This winter, MiLB is identifying the most outstanding campaigns by players at every position for each Minor League system across baseball.
In other words, they’re creating full Minor League All-Star teams for each organization – which means things like age or prospect status were not taken into consideration – and the Cubs roster is out.
Catcher: Victor Caratini
First Base: Chris Dominguez
Second Base: Jhonny Bethencourt
Third Base: Jason Vosler
Shortstop: Zack Short
Outfield: Charcer Burks
Outfield: Mark Zagunis
Outfield: Luis Ayala
Utility: Tyler Alamo
Right-Handed Starter: Jen-Ho Tseng
Left-Handed Starter: Justin Steele
Reliever: Dillon Maples
Obviously, the Cubs system doesn’t have a ton of top-tier prospect cachet remaining, but it is good to see that a few of their actual top prospects were also the top performers.
Specifically, it’s nice to see Victor Caratini, the switch-hitting catcher who spent some time with the big league team this season, lead the way at his position. If the Cubs decide to steer away from the veteran backup mold, he could conceivably be Willson Contreras’ primary back-up next season. And that would be especially cool, because like Contreras (and, to an extent Kyle Schwarber), Caratini could play in the various corner infield and outfield spots from time to time, too.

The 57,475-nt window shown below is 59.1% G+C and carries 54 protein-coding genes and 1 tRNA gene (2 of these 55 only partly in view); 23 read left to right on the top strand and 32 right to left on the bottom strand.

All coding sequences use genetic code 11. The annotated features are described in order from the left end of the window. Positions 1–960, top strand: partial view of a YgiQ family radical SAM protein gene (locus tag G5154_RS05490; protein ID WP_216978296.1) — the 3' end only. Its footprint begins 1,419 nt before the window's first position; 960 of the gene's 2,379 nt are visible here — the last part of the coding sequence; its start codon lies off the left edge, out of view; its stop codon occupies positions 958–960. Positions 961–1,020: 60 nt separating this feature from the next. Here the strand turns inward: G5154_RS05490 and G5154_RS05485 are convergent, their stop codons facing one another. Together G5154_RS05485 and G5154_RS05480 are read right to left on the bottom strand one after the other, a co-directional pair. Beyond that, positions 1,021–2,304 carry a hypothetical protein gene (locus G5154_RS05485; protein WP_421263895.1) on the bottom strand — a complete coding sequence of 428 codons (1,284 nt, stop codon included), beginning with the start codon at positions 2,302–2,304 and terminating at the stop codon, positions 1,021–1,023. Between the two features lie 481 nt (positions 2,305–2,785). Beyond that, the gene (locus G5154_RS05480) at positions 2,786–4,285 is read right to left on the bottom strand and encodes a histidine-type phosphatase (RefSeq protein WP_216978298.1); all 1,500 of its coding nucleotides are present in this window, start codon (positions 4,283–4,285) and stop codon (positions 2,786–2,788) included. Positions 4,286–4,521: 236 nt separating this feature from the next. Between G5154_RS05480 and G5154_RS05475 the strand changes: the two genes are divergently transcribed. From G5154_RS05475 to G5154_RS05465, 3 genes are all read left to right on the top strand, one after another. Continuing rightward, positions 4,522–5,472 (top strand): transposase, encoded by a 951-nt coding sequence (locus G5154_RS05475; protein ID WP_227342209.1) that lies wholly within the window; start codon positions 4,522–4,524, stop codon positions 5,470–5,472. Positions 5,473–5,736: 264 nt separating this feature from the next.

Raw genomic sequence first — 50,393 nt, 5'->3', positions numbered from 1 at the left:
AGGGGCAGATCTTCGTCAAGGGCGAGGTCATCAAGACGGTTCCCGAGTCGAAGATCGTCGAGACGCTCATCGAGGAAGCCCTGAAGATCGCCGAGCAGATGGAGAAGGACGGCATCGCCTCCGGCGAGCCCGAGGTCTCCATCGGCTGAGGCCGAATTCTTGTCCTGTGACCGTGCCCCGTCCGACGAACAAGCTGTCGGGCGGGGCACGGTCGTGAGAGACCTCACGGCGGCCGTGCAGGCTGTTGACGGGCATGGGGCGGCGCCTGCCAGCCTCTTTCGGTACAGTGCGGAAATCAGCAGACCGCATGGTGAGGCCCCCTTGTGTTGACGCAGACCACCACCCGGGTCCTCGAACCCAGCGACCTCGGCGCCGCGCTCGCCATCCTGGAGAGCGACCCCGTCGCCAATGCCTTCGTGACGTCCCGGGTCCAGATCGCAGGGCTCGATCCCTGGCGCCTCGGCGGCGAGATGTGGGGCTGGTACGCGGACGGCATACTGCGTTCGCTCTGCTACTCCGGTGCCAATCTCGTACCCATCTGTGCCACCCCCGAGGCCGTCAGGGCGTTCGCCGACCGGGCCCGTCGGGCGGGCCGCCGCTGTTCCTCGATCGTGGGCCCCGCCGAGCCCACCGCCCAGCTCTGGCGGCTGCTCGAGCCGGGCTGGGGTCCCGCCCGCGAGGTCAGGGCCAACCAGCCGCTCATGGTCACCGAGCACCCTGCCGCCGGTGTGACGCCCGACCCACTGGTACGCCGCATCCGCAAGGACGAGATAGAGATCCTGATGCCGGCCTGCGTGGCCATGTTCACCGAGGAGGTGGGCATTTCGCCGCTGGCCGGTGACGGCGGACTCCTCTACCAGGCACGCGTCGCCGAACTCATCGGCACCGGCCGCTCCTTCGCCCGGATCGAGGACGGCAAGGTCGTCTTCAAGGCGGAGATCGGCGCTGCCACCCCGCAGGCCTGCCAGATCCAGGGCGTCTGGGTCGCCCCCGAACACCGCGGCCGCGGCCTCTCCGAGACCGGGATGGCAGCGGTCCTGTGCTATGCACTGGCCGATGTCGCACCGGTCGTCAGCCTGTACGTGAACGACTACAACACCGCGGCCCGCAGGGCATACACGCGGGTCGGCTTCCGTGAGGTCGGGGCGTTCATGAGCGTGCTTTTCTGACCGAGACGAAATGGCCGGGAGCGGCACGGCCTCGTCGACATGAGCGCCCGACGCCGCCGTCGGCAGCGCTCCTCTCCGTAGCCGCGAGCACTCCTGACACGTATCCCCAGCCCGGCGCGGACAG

To earn his place on the All-Star team, Caratini slashed a healthy .342/.393/.558 in Triple-A Iowa this year. In terms of overall Major League value, this 24-year-old minor leaguer has something to offer.
Similarly, it’s nice to see Jen-Ho Tseng make an appearance on this list, as he had a return to prospect prominence this season (minor league pitcher of the year for the Cubs), and even got a cup of coffee in September. Tseng’ll probably need some more innings before we see him more regularly in Chicago, but in the meantime he certainly put up fantastic numbers at Triple-A (1.80 ERA, 53.1 GB%, 6.3 BB%).
And then there’s a guy like Dillon Maples, who went from top starting pitching prospect, to afterthought, to hey wait a minute, this guy might actually have something special as a reliever!
Out of the Triple-A bullpen in 2017, Maples collected a 1.96 ERA and a massive 61.1% ground ball rate, but his true claim to fame were the strikeouts. In just 18.1 IP at Iowa, Maples struck out a ridiculous 28 batters (after striking out another 28 batters in the 13.2 IP at Double-A earlier in the year). He still walks too many guys, but it’s not difficult to dream on a guy with a 60 GB% and a 40 K% pitching out of the Cubs bullpen in big spots in the near future. And it’s great to see him turn his career around in a new role.
There’s a lot more information – including stats, scouting reports and comments from teammates and coaches – in the MiLB article right here, so I’ll encourage you to check that out. In the meantime, congrats to a bunch of great seasons from Cubs Minor Leaguers, prospects and journeymen alike.